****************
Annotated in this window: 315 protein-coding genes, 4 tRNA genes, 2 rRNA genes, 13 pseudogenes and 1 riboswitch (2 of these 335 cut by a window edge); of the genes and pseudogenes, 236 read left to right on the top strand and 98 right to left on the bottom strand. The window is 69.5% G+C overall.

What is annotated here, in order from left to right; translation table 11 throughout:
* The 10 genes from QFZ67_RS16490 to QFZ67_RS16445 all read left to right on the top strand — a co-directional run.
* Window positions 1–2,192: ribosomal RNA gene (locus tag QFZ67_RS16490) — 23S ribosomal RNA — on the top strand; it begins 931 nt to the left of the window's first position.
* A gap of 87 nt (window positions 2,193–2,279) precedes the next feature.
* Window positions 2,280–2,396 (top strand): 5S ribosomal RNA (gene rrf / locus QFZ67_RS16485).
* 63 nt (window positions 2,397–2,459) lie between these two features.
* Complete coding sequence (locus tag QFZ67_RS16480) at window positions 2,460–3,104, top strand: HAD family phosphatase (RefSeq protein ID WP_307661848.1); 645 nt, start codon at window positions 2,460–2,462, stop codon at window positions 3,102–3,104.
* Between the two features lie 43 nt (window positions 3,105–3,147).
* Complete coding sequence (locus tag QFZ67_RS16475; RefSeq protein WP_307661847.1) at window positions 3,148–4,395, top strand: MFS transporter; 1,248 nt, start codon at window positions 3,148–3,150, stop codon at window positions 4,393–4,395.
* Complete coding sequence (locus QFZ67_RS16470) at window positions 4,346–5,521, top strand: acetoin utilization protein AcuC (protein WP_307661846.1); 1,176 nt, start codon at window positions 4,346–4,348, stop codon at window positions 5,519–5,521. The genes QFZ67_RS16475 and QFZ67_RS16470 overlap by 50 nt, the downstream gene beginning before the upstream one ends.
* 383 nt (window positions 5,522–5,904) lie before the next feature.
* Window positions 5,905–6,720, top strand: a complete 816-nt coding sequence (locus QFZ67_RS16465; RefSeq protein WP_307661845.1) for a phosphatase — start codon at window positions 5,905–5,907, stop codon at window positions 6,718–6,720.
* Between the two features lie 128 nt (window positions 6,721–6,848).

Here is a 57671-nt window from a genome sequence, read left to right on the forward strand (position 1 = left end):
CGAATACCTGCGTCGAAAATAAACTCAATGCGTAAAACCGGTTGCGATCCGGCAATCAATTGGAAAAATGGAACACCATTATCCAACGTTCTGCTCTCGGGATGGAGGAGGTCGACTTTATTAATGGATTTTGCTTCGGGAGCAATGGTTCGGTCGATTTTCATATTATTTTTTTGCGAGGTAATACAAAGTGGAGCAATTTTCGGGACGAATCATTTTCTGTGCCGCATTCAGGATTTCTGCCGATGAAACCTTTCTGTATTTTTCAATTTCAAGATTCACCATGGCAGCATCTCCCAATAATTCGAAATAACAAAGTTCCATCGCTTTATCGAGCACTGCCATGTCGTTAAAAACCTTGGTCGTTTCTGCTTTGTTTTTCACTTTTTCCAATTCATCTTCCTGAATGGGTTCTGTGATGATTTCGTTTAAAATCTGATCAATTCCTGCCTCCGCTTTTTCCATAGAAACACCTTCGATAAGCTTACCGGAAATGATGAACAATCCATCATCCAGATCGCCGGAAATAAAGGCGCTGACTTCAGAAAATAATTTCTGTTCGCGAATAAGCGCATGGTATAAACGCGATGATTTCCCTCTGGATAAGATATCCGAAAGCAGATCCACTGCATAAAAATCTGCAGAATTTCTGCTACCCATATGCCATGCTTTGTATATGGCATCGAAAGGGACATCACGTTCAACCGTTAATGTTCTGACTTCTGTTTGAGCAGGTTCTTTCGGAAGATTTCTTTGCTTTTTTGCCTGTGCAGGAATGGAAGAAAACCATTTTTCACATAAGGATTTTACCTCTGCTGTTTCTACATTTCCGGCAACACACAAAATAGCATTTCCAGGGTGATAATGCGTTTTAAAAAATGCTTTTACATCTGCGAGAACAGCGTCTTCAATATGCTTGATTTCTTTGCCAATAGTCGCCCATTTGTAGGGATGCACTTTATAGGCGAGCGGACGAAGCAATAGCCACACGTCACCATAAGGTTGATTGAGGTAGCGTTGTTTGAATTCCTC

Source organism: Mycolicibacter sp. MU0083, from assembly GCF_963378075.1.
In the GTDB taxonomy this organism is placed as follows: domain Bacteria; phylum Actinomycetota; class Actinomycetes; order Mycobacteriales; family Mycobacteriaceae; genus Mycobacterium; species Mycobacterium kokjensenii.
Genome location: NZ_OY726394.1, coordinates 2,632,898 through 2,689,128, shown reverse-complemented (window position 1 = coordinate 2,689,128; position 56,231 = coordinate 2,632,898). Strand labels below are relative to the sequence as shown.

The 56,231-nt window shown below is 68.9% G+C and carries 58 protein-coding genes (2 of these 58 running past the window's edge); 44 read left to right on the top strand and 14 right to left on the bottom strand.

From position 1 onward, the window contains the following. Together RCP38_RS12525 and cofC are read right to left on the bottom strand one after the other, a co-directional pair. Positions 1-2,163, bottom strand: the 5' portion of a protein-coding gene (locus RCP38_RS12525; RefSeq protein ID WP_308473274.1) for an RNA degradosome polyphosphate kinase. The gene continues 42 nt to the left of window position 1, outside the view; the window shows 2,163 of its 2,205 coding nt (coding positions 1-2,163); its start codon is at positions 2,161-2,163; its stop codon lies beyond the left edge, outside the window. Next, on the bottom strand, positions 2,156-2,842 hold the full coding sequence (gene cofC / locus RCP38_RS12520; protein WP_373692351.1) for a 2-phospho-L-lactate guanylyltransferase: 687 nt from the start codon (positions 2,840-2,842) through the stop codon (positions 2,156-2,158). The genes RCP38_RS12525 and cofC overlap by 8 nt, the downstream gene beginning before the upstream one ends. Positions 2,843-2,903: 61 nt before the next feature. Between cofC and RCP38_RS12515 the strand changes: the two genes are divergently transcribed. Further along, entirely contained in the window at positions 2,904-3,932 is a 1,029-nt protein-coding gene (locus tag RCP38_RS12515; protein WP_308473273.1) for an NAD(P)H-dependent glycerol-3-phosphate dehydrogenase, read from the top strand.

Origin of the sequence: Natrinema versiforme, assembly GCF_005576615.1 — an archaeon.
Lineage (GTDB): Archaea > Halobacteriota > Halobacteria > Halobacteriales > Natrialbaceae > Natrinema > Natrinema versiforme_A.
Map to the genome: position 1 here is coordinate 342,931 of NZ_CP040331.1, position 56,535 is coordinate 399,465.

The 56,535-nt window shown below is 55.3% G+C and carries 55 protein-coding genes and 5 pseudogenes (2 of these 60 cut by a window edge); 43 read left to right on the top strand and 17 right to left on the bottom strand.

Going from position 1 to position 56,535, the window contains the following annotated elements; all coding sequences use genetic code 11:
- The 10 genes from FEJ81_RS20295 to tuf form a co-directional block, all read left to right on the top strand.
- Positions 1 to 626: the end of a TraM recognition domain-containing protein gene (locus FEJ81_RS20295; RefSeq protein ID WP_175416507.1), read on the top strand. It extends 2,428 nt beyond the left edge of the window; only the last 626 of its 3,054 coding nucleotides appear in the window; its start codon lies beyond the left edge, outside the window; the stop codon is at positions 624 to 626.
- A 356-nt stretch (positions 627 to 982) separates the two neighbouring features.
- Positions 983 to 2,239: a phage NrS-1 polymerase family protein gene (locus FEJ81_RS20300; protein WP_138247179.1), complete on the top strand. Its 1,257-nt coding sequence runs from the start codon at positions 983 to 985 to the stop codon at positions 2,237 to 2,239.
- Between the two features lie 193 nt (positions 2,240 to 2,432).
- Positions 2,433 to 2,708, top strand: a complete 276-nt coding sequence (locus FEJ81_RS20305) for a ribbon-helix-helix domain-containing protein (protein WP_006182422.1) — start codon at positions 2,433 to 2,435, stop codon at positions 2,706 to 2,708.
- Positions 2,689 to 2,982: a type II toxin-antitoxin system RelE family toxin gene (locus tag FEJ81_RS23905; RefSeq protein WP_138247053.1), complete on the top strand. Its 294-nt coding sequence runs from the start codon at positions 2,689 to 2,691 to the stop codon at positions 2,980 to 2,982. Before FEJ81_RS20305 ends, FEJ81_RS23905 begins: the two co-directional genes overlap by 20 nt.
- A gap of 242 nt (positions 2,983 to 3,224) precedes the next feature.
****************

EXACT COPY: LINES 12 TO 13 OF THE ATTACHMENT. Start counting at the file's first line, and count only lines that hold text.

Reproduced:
* 383 nt (window positions 5,522–5,904) lie before the next feature.
* Window positions 5,905–6,720, top strand: a complete 816-nt coding sequence (locus QFZ67_RS16465; RefSeq protein WP_307661845.1) for a phosphatase — start codon at window positions 5,905–5,907, stop codon at window positions 6,718–6,720.